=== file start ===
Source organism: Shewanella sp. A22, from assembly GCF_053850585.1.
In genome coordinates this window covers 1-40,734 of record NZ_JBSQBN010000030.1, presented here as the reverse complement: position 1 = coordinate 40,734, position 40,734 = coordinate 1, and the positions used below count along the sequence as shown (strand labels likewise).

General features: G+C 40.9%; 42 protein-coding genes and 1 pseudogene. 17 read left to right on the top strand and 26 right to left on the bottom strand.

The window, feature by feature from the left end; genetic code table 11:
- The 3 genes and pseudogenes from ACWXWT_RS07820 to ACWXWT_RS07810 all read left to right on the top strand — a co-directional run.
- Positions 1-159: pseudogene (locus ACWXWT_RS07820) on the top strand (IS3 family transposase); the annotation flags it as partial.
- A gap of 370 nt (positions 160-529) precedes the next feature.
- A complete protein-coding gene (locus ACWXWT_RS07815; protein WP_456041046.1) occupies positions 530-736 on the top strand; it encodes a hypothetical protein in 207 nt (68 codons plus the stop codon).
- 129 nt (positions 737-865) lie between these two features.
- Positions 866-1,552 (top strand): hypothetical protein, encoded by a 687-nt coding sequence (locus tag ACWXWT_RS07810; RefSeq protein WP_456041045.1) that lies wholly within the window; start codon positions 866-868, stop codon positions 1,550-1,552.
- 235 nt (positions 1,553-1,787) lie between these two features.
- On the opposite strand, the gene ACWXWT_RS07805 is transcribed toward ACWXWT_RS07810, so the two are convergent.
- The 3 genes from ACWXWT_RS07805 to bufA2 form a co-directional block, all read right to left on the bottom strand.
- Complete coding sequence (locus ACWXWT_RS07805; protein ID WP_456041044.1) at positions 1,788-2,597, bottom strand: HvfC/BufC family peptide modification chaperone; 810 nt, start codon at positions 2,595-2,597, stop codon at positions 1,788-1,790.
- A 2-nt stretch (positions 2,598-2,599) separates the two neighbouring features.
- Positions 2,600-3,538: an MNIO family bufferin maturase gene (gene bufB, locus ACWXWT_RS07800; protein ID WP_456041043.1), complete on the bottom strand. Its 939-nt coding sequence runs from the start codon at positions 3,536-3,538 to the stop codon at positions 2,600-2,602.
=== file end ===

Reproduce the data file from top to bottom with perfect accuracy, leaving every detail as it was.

Source organism: Shewanella sp. A22, from assembly GCF_053850585.1.
In genome coordinates this window covers 1-40,734 of record NZ_JBSQBN010000030.1, presented here as the reverse complement: position 1 = coordinate 40,734, position 40,734 = coordinate 1, and the positions used below count along the sequence as shown (strand labels likewise).

General features: G+C 40.9%; 42 protein-coding genes and 1 pseudogene. 17 read left to right on the top strand and 26 right to left on the bottom strand.

The window, feature by feature from the left end; genetic code table 11:
- The 3 genes and pseudogenes from ACWXWT_RS07820 to ACWXWT_RS07810 all read left to right on the top strand — a co-directional run.
- Positions 1-159: pseudogene (locus ACWXWT_RS07820) on the top strand (IS3 family transposase); the annotation flags it as partial.
- A gap of 370 nt (positions 160-529) precedes the next feature.
- A complete protein-coding gene (locus ACWXWT_RS07815; protein WP_456041046.1) occupies positions 530-736 on the top strand; it encodes a hypothetical protein in 207 nt (68 codons plus the stop codon).
- 129 nt (positions 737-865) lie between these two features.
- Positions 866-1,552 (top strand): hypothetical protein, encoded by a 687-nt coding sequence (locus tag ACWXWT_RS07810; RefSeq protein WP_456041045.1) that lies wholly within the window; start codon positions 866-868, stop codon positions 1,550-1,552.
- 235 nt (positions 1,553-1,787) lie between these two features.
- On the opposite strand, the gene ACWXWT_RS07805 is transcribed toward ACWXWT_RS07810, so the two are convergent.
- The 3 genes from ACWXWT_RS07805 to bufA2 form a co-directional block, all read right to left on the bottom strand.
- Complete coding sequence (locus ACWXWT_RS07805; protein ID WP_456041044.1) at positions 1,788-2,597, bottom strand: HvfC/BufC family peptide modification chaperone; 810 nt, start codon at positions 2,595-2,597, stop codon at positions 1,788-1,790.
- A 2-nt stretch (positions 2,598-2,599) separates the two neighbouring features.
- Positions 2,600-3,538: an MNIO family bufferin maturase gene (gene bufB, locus ACWXWT_RS07800; protein ID WP_456041043.1), complete on the bottom strand. Its 939-nt coding sequence runs from the start codon at positions 3,536-3,538 to the stop codon at positions 2,600-2,602.